In cold storage applications, continuously logging temperature data can help ensure the quality of refrigerated items. Due to their small size and long-lasting battery, one- or several Disruptive Technologies (DT) Wireless Temperature Sensors placed inside a fridge or freezer will provide high-resolution data for continuous monitoring and detection of anomalous events.
However, in applications where the fridge door is opened in rapid succession, the unit's ambient air temperature may not reflect that of the items stored there. While the air may see a quick rise, an item's thermal inertia will keep it chilled for quite some time. Therefore, if alarms are used to detect higher than wanted temperatures, alarm-fatigue is likely. One possible solution is to place the sensor in a proxy medium, such as water, to emulate the thermal inertia. However, this might be impractical and can be solved without the extra required hardware.
In this application note, a method for indirectly monitoring the temperatures of refrigerated items through heat-transfer modeling is explored. By actively measuring only the ambient fridge temperature, Newton's Law of Cooling is applied to provide an estimate of individual food items stored within, while requiring only a single initial condition parameter.
Like other scientific fields, thermodynamics can be approached in a simplified manner if some approximations are made. Here, when regarding an item resting inside the fridge, thermal displacement is assumed to occur mainly through conduction with the shelf and convection to circulating air [1, 2]. This allows for the heat transfer coefficient to be regarded as a constant in each medium, reducing complexity. Also, differences in volume and surface area will, in reality, have an effect on the rate at which an item cools. However, this can be overlooked if one assumes that each storage quanta of a product is approximately equal.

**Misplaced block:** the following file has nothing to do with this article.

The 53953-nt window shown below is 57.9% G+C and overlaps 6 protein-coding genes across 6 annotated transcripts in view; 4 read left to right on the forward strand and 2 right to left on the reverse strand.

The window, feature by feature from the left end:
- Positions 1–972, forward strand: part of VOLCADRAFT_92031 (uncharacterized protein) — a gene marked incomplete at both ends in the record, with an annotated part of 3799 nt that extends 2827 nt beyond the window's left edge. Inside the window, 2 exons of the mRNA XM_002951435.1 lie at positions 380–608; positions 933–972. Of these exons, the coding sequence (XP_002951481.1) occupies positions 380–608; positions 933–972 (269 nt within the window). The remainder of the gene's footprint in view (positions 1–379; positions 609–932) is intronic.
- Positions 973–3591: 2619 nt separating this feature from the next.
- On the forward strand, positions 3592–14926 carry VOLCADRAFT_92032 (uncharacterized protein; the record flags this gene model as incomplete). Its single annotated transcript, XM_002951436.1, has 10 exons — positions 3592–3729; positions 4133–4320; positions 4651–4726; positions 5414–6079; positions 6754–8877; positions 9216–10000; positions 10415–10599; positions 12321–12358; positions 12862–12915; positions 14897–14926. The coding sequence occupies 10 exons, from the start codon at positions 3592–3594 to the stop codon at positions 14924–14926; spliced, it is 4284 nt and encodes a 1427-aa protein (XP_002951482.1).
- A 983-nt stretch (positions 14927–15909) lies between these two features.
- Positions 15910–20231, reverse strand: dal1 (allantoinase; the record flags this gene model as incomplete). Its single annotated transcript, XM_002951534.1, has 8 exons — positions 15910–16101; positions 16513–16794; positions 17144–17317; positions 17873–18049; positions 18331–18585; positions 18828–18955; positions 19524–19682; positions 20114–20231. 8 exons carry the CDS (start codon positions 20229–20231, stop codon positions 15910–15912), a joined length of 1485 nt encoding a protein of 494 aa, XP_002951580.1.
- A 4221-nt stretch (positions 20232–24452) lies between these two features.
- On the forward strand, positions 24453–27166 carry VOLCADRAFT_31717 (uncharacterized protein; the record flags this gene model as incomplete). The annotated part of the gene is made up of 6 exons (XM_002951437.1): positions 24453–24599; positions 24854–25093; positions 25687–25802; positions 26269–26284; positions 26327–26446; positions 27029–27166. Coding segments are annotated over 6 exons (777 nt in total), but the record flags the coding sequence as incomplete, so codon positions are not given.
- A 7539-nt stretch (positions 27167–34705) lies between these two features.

Considering the aforementioned approximations, the simple yet elegant Newton's Law of Cooling can be applied to model the heat transfer of an item in the fridge by only measuring the ambient temperature. Given by
where is the rate of heat transfer out of the body per unit area in , or heat flux, is a constant heat transfer coefficient, the current estimated temperature, and the ambient, the law states that the temperature of a body changes at a rate proportional to the difference in temperature between the body and its surroundings . When written as a transient response